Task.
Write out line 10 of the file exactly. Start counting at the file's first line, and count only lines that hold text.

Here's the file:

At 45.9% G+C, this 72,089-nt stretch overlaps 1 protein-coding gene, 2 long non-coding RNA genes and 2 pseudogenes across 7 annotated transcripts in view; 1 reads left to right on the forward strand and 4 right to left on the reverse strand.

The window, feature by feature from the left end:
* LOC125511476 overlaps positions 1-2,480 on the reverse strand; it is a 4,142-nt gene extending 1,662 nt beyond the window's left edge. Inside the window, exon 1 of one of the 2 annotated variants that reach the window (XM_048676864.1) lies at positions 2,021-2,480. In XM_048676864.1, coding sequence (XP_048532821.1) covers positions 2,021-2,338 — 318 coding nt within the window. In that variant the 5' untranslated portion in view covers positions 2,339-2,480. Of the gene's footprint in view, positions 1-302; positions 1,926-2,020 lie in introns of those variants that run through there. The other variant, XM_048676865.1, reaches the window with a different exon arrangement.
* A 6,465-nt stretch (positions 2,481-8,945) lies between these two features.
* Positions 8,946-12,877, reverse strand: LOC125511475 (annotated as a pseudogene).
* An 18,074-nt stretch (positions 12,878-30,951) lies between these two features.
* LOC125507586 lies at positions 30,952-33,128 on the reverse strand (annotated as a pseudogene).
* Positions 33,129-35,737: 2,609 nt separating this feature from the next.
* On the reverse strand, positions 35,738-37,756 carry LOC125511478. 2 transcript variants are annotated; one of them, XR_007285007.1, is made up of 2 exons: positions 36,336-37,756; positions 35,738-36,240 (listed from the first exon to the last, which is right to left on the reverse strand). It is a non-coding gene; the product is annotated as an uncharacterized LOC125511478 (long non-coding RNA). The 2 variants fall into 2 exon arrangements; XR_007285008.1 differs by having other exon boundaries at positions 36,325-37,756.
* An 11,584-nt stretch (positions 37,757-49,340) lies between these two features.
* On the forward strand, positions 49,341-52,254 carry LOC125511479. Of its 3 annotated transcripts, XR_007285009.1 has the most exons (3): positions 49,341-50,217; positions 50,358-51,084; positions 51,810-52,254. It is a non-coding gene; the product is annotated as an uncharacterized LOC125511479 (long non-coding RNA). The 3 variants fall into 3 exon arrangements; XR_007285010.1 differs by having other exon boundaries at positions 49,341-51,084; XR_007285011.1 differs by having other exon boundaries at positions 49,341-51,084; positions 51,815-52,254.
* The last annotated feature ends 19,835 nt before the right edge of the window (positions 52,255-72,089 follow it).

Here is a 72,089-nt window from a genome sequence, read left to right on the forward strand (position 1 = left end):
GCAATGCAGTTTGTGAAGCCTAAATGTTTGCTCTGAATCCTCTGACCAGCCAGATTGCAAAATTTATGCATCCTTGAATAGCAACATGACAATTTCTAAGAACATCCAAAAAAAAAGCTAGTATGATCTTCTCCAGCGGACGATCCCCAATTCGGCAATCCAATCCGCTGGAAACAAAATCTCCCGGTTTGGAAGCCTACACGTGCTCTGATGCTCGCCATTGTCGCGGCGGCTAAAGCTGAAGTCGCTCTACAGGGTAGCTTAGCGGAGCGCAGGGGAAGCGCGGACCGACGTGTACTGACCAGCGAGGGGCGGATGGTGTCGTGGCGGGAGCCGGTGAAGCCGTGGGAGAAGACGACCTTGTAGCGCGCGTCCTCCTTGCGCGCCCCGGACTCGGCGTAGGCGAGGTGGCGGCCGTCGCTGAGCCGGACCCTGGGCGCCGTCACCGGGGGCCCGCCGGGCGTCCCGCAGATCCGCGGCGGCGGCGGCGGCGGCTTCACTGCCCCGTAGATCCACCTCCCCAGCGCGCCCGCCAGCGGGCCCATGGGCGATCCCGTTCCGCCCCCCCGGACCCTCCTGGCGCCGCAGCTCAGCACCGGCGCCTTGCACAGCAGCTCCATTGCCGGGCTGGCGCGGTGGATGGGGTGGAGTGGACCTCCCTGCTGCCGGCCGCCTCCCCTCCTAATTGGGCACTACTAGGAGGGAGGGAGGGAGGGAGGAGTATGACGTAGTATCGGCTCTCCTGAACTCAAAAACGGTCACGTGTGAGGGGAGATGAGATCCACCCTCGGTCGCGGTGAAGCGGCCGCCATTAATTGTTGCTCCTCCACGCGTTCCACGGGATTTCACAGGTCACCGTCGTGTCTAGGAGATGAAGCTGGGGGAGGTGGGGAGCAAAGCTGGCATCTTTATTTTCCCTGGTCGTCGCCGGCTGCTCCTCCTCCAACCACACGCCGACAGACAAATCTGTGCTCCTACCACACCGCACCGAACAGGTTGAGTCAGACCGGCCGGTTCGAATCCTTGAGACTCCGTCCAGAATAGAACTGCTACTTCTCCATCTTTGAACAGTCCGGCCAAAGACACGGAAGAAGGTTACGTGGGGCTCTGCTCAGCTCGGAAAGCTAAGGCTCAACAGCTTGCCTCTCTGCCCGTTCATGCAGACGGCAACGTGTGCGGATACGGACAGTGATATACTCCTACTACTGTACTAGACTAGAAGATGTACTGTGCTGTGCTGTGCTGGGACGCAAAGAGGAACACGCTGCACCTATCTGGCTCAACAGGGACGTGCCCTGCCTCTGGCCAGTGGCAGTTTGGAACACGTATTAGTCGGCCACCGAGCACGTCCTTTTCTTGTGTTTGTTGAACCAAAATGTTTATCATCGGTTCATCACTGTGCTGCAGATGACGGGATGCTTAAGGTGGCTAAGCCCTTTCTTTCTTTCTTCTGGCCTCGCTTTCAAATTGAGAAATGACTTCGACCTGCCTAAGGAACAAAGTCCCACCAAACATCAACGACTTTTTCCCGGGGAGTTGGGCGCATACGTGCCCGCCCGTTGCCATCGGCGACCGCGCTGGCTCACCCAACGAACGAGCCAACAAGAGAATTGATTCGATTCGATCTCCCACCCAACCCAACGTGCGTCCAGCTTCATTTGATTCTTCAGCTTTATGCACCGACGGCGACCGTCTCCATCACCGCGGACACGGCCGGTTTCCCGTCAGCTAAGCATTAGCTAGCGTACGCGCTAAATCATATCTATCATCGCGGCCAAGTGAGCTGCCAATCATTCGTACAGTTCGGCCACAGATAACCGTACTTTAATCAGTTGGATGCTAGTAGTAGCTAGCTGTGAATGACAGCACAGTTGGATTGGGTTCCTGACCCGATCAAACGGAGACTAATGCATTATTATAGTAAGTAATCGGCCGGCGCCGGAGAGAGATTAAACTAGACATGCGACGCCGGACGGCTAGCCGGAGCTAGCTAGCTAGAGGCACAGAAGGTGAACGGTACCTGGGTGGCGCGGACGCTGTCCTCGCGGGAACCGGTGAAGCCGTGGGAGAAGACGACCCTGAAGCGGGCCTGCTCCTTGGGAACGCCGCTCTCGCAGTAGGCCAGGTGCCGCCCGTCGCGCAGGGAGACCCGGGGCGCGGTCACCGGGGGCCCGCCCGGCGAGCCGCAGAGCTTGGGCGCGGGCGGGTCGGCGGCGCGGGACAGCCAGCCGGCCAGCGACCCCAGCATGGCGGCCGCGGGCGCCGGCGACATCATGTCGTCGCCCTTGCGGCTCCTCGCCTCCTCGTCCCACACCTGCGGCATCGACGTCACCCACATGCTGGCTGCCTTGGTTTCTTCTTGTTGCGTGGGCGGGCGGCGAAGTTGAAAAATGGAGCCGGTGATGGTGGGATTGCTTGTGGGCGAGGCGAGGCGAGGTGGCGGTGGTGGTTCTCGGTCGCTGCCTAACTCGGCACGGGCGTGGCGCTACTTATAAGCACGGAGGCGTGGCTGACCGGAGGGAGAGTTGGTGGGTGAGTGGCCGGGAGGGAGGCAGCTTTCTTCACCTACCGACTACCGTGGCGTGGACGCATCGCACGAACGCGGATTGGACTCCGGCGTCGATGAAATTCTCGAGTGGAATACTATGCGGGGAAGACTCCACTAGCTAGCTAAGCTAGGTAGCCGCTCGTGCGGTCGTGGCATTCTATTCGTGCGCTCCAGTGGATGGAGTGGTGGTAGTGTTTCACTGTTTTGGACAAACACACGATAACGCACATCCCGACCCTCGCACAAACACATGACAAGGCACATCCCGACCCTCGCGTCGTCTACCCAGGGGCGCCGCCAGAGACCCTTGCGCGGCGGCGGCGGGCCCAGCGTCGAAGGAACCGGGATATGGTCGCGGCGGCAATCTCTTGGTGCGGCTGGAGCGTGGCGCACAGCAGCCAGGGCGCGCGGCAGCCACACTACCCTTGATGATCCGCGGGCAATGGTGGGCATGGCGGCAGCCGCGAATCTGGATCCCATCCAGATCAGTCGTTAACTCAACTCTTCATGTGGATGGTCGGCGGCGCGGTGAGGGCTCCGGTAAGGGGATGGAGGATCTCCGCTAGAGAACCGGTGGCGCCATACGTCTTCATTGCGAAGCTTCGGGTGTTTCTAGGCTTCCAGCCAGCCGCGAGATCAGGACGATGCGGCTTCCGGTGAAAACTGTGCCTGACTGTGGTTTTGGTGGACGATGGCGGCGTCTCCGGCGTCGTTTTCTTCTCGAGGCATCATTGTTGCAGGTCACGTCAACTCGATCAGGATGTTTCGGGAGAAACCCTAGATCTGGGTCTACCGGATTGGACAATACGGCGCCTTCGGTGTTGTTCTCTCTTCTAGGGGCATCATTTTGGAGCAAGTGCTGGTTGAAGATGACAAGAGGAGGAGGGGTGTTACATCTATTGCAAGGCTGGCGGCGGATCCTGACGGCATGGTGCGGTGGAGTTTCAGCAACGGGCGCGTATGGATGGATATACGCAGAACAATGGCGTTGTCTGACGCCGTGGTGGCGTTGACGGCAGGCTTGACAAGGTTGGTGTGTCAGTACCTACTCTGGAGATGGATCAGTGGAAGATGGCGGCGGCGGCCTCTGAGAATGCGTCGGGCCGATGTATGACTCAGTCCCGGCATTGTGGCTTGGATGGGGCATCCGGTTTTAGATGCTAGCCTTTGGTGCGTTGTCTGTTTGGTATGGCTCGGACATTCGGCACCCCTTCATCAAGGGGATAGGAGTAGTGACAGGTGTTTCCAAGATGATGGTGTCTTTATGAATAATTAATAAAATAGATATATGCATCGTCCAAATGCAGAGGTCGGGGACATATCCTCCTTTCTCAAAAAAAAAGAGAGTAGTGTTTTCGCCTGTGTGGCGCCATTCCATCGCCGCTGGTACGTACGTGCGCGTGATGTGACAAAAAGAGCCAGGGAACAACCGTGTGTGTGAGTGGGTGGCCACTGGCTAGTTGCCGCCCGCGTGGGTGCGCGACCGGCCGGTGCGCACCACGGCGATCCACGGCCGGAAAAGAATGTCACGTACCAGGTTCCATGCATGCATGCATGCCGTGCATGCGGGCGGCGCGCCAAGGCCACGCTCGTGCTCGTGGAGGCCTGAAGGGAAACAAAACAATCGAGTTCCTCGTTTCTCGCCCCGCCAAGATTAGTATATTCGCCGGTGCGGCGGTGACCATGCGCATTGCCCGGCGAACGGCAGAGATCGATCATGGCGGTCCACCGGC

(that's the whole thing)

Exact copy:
* An 11,584-nt stretch (positions 37,757-49,340) lies between these two features.